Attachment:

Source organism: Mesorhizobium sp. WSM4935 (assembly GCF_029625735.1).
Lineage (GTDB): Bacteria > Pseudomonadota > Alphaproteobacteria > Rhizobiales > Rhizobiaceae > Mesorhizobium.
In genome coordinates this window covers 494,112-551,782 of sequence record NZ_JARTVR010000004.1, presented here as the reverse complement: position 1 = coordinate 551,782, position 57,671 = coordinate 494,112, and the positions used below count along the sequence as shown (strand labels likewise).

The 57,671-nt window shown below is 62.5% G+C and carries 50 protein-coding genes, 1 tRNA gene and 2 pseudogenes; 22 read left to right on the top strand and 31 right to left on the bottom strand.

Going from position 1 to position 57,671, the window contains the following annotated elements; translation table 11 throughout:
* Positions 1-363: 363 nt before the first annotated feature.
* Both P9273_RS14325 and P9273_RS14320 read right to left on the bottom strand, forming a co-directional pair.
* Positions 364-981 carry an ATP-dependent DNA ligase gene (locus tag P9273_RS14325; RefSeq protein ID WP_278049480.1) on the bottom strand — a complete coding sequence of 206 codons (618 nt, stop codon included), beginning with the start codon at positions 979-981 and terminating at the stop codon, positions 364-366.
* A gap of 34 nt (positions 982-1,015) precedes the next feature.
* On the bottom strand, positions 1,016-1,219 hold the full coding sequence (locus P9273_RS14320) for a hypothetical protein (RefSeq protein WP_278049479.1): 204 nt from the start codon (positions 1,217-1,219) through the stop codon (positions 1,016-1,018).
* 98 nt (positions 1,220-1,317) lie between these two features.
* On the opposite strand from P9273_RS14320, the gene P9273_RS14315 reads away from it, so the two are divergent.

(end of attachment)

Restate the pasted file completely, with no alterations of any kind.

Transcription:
Source organism: Mesorhizobium sp. WSM4935 (assembly GCF_029625735.1).
Lineage (GTDB): Bacteria > Pseudomonadota > Alphaproteobacteria > Rhizobiales > Rhizobiaceae > Mesorhizobium.
In genome coordinates this window covers 494,112-551,782 of sequence record NZ_JARTVR010000004.1, presented here as the reverse complement: position 1 = coordinate 551,782, position 57,671 = coordinate 494,112, and the positions used below count along the sequence as shown (strand labels likewise).

The 57,671-nt window shown below is 62.5% G+C and carries 50 protein-coding genes, 1 tRNA gene and 2 pseudogenes; 22 read left to right on the top strand and 31 right to left on the bottom strand.

Going from position 1 to position 57,671, the window contains the following annotated elements; translation table 11 throughout:
* Positions 1-363: 363 nt before the first annotated feature.
* Both P9273_RS14325 and P9273_RS14320 read right to left on the bottom strand, forming a co-directional pair.
* Positions 364-981 carry an ATP-dependent DNA ligase gene (locus tag P9273_RS14325; RefSeq protein ID WP_278049480.1) on the bottom strand — a complete coding sequence of 206 codons (618 nt, stop codon included), beginning with the start codon at positions 979-981 and terminating at the stop codon, positions 364-366.
* A gap of 34 nt (positions 982-1,015) precedes the next feature.
* On the bottom strand, positions 1,016-1,219 hold the full coding sequence (locus P9273_RS14320) for a hypothetical protein (RefSeq protein WP_278049479.1): 204 nt from the start codon (positions 1,217-1,219) through the stop codon (positions 1,016-1,018).
* 98 nt (positions 1,220-1,317) lie between these two features.
* On the opposite strand from P9273_RS14320, the gene P9273_RS14315 reads away from it, so the two are divergent.